A judge ordered a competency evaluation Tuesday for the man accused of ramming a stolen truck into a Fremont County Sheriff's Office vehicle after allegedly starting an RV fire in Coaldale. Robert Lee Fay, 34, of Montrose, was visibly emotional in court as he confronted District Judge Lynette Wenner with questions and told his attorney, "I can make any statements. It's my life," when she tried to intervene.
The Fremont County Sheriff's Office is working on eight rollover crashes Monday as snow falls and temperatures reach the freezing mark. The crashes, each reported in the morning, are on U.S. 50 between the Colo. 115 overpass to the Pueblo County line, according to the FCSO. Officers also responded to a stalled semi on Eight Mile Hill, as well as a two-vehicle crash on Colo. 115 near mile marker 26. A three-vehicle crash on Colo. 115 at McCumber Hill was cleared before noon.
Allen Cooper has been with CCPD 30 yearsAfter 30 years on the job, the Cañon City Police Department's deputy chief is seeking votes this year to lead another agency: the Fremont County Sheriff's Office. Allen Cooper, running as a Republican, said he wants to improve the relationship between the sheriff's office and the community. "One of the things I enjoy doing is collaborating with other individuals to achieve a common goal," he said.
Muck Rack makes it simple to find people, tweets, or articles that mention any name, keyword, company, hashtag etc. We've compiled this guide to help you make the most of your search.
Selecting a term
Start searching tweets, articles from media outlets, articles mentioned in tweets, journalists'
names, titles and bios with some suggested searches:
Companies or Topics (e.g. iPhone, Microsoft)
Phrases (e.g. "cloud computing") — use quotes to keep the terms together
Twitter handles (e.g. @username) — returns those who have mentioned or replied to
Names (e.g. "David Pogue")
Hashtags (e.g. #sxsw, #london2012)
Bio details (e.g. vegan, Olympics, father)
Muck Rack's Advanced Search allows for many boolean operators.
Find results that mention multiple specified terms, use AND or
+. For example, ensure each result contains both Elon Musk and Mark Zuckerberg by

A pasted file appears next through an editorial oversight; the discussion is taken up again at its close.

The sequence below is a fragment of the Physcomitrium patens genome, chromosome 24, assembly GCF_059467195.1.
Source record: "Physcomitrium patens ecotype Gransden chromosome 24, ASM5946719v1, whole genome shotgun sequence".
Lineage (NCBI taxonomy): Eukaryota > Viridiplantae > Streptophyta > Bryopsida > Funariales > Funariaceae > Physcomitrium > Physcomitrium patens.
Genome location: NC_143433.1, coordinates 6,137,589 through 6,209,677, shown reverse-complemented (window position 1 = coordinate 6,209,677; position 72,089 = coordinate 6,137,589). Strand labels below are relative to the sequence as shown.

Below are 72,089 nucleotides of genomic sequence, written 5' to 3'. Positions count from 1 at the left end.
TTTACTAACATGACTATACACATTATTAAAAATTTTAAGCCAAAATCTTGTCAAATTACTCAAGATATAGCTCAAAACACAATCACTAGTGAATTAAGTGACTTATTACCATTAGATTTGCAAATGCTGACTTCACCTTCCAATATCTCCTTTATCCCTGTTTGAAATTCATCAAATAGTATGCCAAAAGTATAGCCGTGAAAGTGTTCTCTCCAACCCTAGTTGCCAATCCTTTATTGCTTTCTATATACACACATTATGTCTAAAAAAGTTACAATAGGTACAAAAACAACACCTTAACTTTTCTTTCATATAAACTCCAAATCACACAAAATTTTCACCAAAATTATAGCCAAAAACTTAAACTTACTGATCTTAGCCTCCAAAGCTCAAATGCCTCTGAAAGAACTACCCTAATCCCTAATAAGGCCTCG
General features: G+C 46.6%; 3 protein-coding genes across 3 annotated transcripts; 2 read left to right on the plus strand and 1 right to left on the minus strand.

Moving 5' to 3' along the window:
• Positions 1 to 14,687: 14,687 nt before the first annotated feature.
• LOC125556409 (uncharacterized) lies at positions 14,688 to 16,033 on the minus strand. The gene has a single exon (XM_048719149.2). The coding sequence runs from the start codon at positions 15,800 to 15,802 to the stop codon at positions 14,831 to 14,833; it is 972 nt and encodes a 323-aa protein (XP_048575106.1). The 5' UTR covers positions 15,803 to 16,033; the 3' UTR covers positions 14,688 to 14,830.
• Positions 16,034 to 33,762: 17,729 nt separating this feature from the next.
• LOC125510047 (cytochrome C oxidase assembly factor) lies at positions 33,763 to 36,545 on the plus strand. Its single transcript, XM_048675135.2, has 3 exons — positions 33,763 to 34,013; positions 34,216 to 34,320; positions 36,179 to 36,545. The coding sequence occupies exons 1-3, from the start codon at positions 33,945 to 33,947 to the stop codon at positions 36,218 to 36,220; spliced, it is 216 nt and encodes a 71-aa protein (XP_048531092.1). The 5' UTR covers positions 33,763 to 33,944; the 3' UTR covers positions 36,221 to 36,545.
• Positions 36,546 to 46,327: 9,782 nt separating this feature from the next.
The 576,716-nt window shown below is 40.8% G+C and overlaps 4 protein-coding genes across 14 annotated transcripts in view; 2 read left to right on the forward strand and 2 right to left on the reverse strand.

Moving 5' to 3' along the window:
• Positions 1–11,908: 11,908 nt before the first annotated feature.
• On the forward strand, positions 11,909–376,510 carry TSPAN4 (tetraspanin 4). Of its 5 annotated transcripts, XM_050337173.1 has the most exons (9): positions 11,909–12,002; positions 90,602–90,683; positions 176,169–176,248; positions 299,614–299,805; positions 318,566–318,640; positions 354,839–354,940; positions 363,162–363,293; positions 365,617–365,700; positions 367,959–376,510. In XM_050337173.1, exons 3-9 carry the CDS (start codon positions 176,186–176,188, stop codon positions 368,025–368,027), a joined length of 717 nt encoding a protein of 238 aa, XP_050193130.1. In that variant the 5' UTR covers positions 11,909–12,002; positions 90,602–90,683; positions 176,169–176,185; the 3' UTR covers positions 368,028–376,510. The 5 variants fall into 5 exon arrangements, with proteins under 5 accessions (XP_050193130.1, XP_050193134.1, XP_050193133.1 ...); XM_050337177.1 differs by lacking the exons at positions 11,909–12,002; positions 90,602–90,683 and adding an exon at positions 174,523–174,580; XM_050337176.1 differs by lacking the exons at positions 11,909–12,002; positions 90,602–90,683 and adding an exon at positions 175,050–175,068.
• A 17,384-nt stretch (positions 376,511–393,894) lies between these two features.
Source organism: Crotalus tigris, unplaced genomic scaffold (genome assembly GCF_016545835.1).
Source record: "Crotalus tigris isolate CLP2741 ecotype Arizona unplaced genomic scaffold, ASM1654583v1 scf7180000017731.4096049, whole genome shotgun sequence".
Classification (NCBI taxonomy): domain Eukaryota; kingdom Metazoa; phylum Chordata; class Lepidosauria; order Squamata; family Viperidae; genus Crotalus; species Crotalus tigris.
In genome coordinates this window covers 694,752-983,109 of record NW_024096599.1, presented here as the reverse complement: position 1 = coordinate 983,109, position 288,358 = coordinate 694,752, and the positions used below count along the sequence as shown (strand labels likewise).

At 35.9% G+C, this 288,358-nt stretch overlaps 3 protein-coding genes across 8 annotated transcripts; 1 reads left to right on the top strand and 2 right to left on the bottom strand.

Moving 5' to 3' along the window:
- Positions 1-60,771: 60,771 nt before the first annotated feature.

searching Musk AND Zuckerberg or Musk + Zuckerberg.
Use the operators OR or , to broaden your search when you'd like either of
multiple terms to appear in results. (This is the default behavior of our search when no operators
are used). For example, results will contain either cake or cookie by searching cake OR cookie or cake,cookie
Use NOT or - to subtract results from your search. For
example, searching Disney will yield results about the Walt Disney Company as well as Walt Disney
World Resort. To exclude mentions of Disney World, search for Disney -World or Disney
When using one of these operators with a phrase, enclose it in quotation marks. For example, you can
find results about smartphones excluding Apple's iPhone 4S by searching smartphone -"iPhone
Exact case matching or punctuation
If you're searching for a brand name or keyword that relies on specific punctuation marks or capitalization, you can
find results that match your exact query by adding matchcase: before the keyword you're searching for, like matchcase:E*TRADE .
Use parentheses to separate multiple
boolean phrases. For example, to find journalists talking about having fun in Disney World or
Disneyland, search for ("disney world" OR disneyland) AND fun.
An asterisk can be used to search for any variation of a root word truncated by the asterisk. For example, searching for admin* will return results for administrator, administration, administer, administered, etc.
A near operator is an AND operator where you can control the distance between the words. You can vary the distance the near operation uses by adding a forward slash and number (between 0-99) such as strawberries NEAR/10 "whipped cream", which means the strawberries must exist within 10 words of "whipped cream".